The sights that looked so impressive during pre-flight functioned slightly less impressively. Although the Trijicon sights are absolutely a step up from the pitiful sights on most J-frame revolvers, I found the three tritium dots to be too small for rapid target acquisition. The front sight was especially difficult to use. I ended up ignoring the dots and aligning the revolver as if I was shooting with plain patridge sights. Not connecting the dots proved to be faster than aligning them as they were meant to be used, and actually improved accuracy.
The trigger was about what I expected from a Smith & Wesson snubby. It was smooth to be sure, but as heavy as a Christmas fruitcake. Conan might be able to press this trigger with the pad of his pinky finger, but I had to use the power crease of my trigger finger. Using the distal joint changes the finger action from a press to a curl, which can lead to inaccuracy. Which is what I got.
I was unimpressed by this revolver’s ability to drop rounds into the red. Shooting the 640 Pro was like opening Forest Gump’s proverbial box of chocolates – I never knew what I was going to get. At seven yards, I could cover my groups with my hand. However, every shot was as far to the left as a Massachusetts politician. Not good.
The front sight seemed to be off center, so the armorer got out his little hammer and brass punch and drifted the damn thing to the left by almost 1/16th of an inch. Drifting the sight did exactly what it was supposed to do, but the gun remained untrustworthy in terms of pinpoint accuracy.
Just to make sure that I wasn’t merely having a bad day, I loaded my personal Model 642 with the exact same .38 SPL commie range ammo and fired off a quick five. I was on the money with the 642, but still spraying shots with the 640. Considering that the 640 has a slightly longer barrel and full size grip, I expected better.
The problem wasn’t too difficult to diagnose. Simply stated, I was using too much finger, thereby pushing the revolver to the left. But diagnosing the problem and curing it proved to be two different things. Had I been able to squeeze off shots rapid-fire using the pad of my trigger finger, I would have been on target.
I would also have given myself tendonitis. The 640 pro’s trigger was far too heavy to get a smooth pull with the pad, forcing me to use my “power crease.” Blasting away at the target and point shooting, I was able to craft this interesting string.
While one can say that the problem was with me and not the gun, the fact remains that a fancy shootin’ iron like the 640 Pro should facilitate accurate speed shooting, not impede the same.
Firing full-on .357 Mags proved to be an exercise in pain management. The covered backstrap wasn’t covered enough. The grip coverage does not extend to the top ½” of the backstrap, which is exactly where the web of my hand would like to be located. The same web that was deliriously happy shooting .38s suffered an unpleasant stinging sensation firing .357s. I countered that problem by taking a lower grip, which was well under the bore axis. With .38s a low grip was no issue. Unfortunately, the lower grip position allowed extra muzzle flip when shooting .357s, so it took me too much time to get follow-up shots on target.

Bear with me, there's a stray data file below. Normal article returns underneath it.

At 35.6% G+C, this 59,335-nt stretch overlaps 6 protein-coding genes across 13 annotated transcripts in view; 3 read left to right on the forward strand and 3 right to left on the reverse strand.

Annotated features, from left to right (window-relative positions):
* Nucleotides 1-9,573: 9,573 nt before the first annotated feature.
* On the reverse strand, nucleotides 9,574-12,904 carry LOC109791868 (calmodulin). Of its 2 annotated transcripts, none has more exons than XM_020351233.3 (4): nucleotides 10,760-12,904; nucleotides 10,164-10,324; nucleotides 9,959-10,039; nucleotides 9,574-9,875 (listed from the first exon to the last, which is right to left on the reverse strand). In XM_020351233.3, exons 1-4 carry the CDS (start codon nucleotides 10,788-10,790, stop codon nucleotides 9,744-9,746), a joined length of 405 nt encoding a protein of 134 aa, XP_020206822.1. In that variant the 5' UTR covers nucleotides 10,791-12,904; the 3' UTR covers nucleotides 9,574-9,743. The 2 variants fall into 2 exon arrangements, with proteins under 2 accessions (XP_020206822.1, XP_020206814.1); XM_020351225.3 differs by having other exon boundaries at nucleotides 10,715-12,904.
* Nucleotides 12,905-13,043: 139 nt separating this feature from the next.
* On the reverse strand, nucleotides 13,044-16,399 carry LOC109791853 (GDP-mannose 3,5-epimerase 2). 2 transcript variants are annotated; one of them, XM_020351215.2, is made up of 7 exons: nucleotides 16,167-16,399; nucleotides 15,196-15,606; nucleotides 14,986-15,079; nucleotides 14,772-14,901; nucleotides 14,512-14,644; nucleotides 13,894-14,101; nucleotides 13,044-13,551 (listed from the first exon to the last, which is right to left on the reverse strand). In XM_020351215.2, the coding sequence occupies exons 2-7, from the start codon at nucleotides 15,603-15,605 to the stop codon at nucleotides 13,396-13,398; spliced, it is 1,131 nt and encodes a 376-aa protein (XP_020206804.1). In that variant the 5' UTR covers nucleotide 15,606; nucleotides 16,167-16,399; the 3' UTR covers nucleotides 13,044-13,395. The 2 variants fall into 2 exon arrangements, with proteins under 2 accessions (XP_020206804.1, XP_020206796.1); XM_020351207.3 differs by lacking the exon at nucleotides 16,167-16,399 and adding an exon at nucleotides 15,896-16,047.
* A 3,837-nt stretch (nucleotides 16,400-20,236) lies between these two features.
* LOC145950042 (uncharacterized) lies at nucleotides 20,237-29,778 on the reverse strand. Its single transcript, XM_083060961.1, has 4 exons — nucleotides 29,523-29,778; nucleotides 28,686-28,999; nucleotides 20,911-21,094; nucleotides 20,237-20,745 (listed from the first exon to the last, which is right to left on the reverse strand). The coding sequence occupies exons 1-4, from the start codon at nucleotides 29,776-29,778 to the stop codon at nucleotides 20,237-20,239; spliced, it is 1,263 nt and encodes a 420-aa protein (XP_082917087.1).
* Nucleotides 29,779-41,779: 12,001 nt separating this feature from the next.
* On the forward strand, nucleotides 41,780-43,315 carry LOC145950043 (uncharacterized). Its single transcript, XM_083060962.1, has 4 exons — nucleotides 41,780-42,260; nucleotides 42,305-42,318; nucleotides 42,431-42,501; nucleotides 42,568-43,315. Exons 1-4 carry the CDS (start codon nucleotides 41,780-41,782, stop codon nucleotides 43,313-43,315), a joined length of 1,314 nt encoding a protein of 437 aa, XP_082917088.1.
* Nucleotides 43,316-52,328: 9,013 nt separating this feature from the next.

For my last bitch, I found “Smith & Wesson Model 640 Pro Series” to be a tad cumbersome in both name and weight. I was able to change the former to “640 Pro,” which seemed to roll trippingly off the tongue or the keyboard, as the case may be. But there was nothing I could do about those 24 ounces.
I admit that maybe I was asking too much from the gun. If it listed for half its current MSRP and was called the “Model 640 Amateur Series,” I might have been more forgiving of its faults. Alas, the MSRP for this revolver proclaims it to be of a higher class. And here’s a warning to all marketing mavens everywhere: if you put “Pro” in the product name, it had damn well better be.
All things considered, Smith & Wesson’s Model 640 Pro Series reminds me of a girl I dated way back in college during the Pleistocene Era. Like the gun, she was flashy, beautiful and comfy to hold. In the end she promised more than she could deliver. And in retrospect, she too was probably just a bit overweight.
Model: Smith & Wesson Model 640 Pro Series
Cylinder capacity: 5 rounds, cut for moon clips
Materials: Stainless steel, synthetic full-size grip
Weight empty: 24 ounces
Barrel Length: 2.125″ underlugged, fluted
Overall length: 6.750″
Sights: Dovetail Trijicon® Tritium Night Sights
Action: Double action only
Finish: Stainless steel
Price: $809 msrp
RATINGS (out of five stars)
Style * * * *
Droolworthy style touches, such as the elegant fluted barrel and tapered underlug, dress up this revolver. The finish, which looks so sexy in the box, is hard to keep looking good after a day at the range. Owners will want to invest in many forms of exotic cleaning solutions and use them frequently, or suffer the consequences.
Ergonomics (carry) * * * 1/2
With its full-sized grip, it fits into a pocket but not as comfortably as it should. Swapping the full-sized grip for a smaller boot grip (standard on many other J-frame revolvers) would improve concealment to the detriment of handling, especially shooting .357 Magnums. Although it conceals well in an IWB holster, it feels a little heavy.
Ergonomics (firing) * * * 1/2
Recoil with .38 SPLs is almost pleasant; shooting .357s from such a small revolver is an exercise in self-abuse. The tritium dot front sight is easy “lose” when firing rapidly and hard to see at all times. The rear sight is better, but both sights would benefit greatly from larger dots.
Reliability * * * * 1/2
Expect “five for sure” – but wipe it down from time to time, okay? The finish attracts dirt like a Swiffer duster and allowing carbon and dust to accumulate near the crane or hand is begging for trouble.
Customize This * * *
J-frame revolvers can be accessorized with fancy grips, enhanced with laser sights or personalized with engraving. That’s it.
OVERALL RATING * * * 1/2
Firing .357 Mags, the 640 pro has a high “power to weight” ratio. However, it’s too heavy to be called a lightweight, and too light to shoot Magnums comfortably. It shoots .38s like they were .22s, but for half the price, a .38 Spl. Centennial Airweight would be a better choice.